Sunday, December 27, 2009
Simulated to perfection, they rob you of any ambition you might have harboured to turn them in to reality.
The pleasure, the allied emotions and the consequences, they are all there.
How then is one supposed to not give in, stop day dreaming and get to work?
Her brain came with an add-0n: a free but potent nonetheless simulation software.
One could be tempted to secretly smile and turn green at the good luck; I was, but no more.
What democracy? What rights? What justice?
Blood riles when one hears stories like that of Ruchika's.
You are a 14 year old studying in 10th standard. You are molested by a top cop.
You dare to file a complaint with the support of a friend.
What follows seems to be taken straight out of the worst possible nightmare.
The cop ofcourse uses his power and position to manipulate facts and evidence with the help of his lawyer wife. Meanwhile you and your family are threatened and tortured to the point of moving out of the city. Your friend and her father are threatened for supporting you. You are expelled from your school of 13 years for 'loose character'. You repeatedly refuse to give-in and take the charges back. You brother is beaten up, booked under false theft cases and tortured. You break and commit suicide.
CBI takes up the case. Rathore tries to influence the CBI officer heading the investigation. No charges of abetting to suicide make their way into the chargesheet.
19 years on, he is handed a 6 months sentence for 'outraging the modesty of a woman'.
He comes out of the court smiling and says he will appeal against the verdict.
The actual crime in question is rendered almost irrelevant by the horror that has followed. I just don't know what to say.
Thursday, December 17, 2009
"But do the people of Telangana really want a separate state? If they did, then what can possibly explain the drubbing that TRS received in the recent elections?"
Things start to get murky here onwards.
Why is a 'no' to KCR/TRS construed as a 'no' to Telangana? If people rejected TRS outright in the elections, then why does the reason have to be anything more than a distrust on his administrative capabilities. After all the elections were for the Assembly weren't they?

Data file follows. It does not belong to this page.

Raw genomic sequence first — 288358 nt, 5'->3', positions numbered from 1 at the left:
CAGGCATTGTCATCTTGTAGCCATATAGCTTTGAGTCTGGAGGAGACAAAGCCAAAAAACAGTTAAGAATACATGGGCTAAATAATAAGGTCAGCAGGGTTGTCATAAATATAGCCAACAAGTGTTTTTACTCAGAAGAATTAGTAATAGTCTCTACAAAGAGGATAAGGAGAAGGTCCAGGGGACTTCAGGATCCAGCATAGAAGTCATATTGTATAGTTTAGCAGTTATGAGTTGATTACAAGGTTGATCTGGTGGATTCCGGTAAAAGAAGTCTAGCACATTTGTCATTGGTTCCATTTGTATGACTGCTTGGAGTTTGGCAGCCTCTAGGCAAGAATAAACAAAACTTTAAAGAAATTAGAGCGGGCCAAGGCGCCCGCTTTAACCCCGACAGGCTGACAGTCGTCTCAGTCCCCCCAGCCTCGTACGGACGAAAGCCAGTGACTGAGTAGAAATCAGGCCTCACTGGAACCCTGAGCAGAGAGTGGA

Now things would have been a lot more clearer if a simple and straightforward referendum was put forward.
Ask people a direct question with just two options - Do you want Telangana? Yes/No.
Why do you have to resort to reading public opinion from Assembly elections? It makes no sense.
Like someone said on a recent TV debate - its just shows that we don't have the confidence and maturity as a democracy to ask for referendum.
Thursday, December 10, 2009
KCR calls off hunger strike. So-called celebrations ensued.
Cut to today morning and the whole state wakes up to a series of crazy events unfolding.
MLAs, MPs and MLCs from Andhra and Raayalseema, across the board from all parties - Congress, TDP and PRP resigned. Students took to the streets and bandhs were called.
93 MLA's quit protesting Govt's 'yes' to a seperate Telangana state.
Makes me go.. you asked for it bro!
If KCR's hunger strike, burnt RTC buses, student protests are taken to represent public opinion and manage to succesfully arm-twist the Govt into granting a state, then its only a matter of time before the other side shows it is capable of all these too.
If OU can students can go on rampage, then so can AU and SVU students. If KCR can go on a hunger strike(in other words.. plain black mail), so can others. If you can burn buses, stone shopping malls and raze down an innocent man's hotel, so can they. Its crazy. Stupid and dangerous.
A special mention about Chandrababu Naidu. When an all-party meet was called just a day back.. all the political parties announced that they were in favour of passing the Telangana resolution. And today Babu wakes up to find his party half-empty.